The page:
Date: 30 March 2012
The Department of Conservation is urging hunters to adhere to their permit conditions and refrain from illegal spotlighting on conservation land.
Hunting in darkness hours, or ‘spotlighting’, is prohibited on conservation land because of the serious risk it poses to other people using these areas.
“Hunting after dark is not permitted which is clearly stated on all DOC hunting permits and to do so is irresponsible and recklessly endangers others,” says DOC National Hunting Advisor Ian Cooksley.
The approach of the Easter weekend and school holidays also coincides with the annual deer ‘roar’ or ‘rut’ which means an increase in the number of people using conservation areas for hunting, walking, hut stays and camping.
“Hunters are warned that if they are found to be breaking the rules and putting people at risk the Department will take action.” Hunters are also reminded to follow the firearms safety code at all times.
The warning comes following a number of recent cases of illegal spotlighting that have been through the courts, including a recent incident near a campground in the Bay of Plenty region and the incident where Rosemary Ives was fatally shot at a DOC campground near Turangi.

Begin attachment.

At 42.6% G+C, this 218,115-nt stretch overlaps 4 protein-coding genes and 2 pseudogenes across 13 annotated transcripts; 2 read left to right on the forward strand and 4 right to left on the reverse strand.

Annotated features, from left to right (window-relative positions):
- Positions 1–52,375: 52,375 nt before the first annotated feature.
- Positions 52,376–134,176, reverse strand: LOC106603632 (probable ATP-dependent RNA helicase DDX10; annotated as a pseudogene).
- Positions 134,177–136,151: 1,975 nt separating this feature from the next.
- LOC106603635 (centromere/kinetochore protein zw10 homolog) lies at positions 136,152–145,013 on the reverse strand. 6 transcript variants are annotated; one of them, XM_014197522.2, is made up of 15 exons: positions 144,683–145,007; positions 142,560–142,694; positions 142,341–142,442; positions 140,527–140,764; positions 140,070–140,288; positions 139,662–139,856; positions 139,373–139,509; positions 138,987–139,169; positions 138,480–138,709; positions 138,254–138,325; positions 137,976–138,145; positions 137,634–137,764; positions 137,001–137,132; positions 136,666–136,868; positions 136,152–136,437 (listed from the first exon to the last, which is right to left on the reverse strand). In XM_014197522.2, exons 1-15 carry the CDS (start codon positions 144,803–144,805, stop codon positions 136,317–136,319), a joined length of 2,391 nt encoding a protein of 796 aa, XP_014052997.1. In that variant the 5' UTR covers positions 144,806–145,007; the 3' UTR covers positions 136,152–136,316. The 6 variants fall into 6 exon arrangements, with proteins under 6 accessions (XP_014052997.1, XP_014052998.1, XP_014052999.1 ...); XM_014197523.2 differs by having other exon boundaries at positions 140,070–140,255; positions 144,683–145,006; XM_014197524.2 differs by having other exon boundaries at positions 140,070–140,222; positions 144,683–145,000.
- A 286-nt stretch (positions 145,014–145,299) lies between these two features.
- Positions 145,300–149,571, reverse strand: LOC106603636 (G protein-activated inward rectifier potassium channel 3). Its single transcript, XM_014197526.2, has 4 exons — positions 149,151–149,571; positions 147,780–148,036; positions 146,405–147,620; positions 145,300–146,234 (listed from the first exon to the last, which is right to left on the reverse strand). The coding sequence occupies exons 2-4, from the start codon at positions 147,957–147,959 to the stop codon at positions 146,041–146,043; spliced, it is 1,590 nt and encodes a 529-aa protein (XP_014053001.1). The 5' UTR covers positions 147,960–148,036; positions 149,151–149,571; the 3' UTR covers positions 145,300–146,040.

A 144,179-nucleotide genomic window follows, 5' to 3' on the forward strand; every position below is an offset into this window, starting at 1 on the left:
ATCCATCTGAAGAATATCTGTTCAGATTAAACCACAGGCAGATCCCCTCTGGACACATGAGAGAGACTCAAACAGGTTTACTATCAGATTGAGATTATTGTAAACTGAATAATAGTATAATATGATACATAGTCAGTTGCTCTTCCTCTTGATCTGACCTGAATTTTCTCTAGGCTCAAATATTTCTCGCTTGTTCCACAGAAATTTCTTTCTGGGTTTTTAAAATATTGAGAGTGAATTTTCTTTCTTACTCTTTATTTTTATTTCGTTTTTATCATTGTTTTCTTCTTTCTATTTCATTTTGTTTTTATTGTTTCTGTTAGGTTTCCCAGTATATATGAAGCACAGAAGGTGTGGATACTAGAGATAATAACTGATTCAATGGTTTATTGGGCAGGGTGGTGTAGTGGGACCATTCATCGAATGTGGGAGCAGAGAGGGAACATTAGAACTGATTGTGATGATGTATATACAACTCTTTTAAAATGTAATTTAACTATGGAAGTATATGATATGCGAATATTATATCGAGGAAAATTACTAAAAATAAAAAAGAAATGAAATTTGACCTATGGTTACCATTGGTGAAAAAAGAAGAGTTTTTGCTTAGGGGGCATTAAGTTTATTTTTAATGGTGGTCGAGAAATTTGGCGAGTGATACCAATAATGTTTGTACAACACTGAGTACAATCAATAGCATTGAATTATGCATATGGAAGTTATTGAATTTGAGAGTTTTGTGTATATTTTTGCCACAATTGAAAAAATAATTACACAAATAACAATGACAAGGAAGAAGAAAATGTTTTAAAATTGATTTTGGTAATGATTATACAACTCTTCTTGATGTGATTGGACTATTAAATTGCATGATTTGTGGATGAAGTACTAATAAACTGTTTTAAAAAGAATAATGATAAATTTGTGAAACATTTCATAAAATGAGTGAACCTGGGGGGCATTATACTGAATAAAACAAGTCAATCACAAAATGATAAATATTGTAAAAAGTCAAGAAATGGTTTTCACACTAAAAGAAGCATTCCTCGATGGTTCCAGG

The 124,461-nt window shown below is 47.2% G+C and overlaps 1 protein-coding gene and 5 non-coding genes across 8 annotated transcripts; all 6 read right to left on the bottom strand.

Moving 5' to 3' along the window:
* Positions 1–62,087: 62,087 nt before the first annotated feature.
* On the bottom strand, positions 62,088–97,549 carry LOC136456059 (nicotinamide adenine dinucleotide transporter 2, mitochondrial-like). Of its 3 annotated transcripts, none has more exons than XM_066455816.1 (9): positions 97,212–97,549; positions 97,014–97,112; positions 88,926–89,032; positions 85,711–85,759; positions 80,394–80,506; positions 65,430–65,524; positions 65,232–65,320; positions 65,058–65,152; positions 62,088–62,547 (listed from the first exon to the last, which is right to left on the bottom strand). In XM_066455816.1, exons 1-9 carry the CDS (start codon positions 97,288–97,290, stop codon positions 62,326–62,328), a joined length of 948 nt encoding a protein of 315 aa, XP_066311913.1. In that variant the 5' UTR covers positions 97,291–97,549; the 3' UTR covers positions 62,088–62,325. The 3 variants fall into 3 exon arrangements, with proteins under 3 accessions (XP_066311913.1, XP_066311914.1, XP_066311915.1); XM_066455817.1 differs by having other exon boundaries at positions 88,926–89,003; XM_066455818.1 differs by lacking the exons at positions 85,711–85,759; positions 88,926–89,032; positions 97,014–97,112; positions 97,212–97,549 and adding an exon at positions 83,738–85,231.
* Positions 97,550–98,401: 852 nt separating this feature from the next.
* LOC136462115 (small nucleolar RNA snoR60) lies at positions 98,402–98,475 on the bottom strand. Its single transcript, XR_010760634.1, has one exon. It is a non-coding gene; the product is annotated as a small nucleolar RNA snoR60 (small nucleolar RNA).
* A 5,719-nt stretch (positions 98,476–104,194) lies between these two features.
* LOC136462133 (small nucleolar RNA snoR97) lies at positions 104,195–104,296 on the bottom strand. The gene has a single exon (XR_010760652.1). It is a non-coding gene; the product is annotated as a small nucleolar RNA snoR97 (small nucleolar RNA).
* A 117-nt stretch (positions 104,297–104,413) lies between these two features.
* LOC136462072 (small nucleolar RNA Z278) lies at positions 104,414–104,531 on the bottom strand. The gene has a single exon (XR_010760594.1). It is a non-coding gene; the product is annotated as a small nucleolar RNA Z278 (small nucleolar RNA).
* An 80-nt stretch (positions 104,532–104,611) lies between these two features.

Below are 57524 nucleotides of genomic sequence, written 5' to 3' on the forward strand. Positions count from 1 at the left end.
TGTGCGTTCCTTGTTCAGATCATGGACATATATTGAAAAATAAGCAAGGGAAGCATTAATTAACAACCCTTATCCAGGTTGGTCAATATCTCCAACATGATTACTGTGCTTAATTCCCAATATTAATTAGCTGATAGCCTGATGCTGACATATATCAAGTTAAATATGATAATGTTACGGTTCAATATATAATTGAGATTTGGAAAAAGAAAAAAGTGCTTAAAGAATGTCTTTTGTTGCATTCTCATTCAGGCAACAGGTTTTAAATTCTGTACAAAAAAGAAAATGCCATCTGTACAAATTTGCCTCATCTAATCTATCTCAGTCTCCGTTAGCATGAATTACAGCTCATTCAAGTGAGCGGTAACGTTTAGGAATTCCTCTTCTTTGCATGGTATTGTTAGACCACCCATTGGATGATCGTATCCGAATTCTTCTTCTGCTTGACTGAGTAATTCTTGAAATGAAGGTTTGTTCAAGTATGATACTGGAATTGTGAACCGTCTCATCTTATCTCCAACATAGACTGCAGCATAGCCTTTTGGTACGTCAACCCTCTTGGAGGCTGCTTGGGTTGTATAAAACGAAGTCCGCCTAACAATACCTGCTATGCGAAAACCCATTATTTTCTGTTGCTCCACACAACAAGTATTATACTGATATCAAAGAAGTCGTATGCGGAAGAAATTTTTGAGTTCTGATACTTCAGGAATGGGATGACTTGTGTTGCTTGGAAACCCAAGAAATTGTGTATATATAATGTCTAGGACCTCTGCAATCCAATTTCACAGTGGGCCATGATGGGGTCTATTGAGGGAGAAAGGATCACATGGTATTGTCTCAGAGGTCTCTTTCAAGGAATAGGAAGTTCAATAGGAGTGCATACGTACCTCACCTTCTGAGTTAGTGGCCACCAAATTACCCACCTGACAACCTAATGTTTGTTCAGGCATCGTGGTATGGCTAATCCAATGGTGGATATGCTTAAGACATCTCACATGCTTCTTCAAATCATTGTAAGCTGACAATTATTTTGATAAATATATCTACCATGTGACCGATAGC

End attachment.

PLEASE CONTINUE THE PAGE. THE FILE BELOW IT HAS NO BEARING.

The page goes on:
DOC has been working closely with the NZ Police and undertaking operations in some areas to try to tackle the problem of illegal night hunting. However, DOC acknowledges that most hunters are responsible and abide by the rules.
Information on safe hunting practices around walks, huts and campgrounds and hunting permits is readily available on the DOC website at www.doc.govt.nz/hunting. There is also a detailed list of special conditions for specific hunting areas across the country.
Anyone who sees hunting activity at night on conservation land should contact the NZ Police immediately or call the DOC hotline on 0800DOCHOT.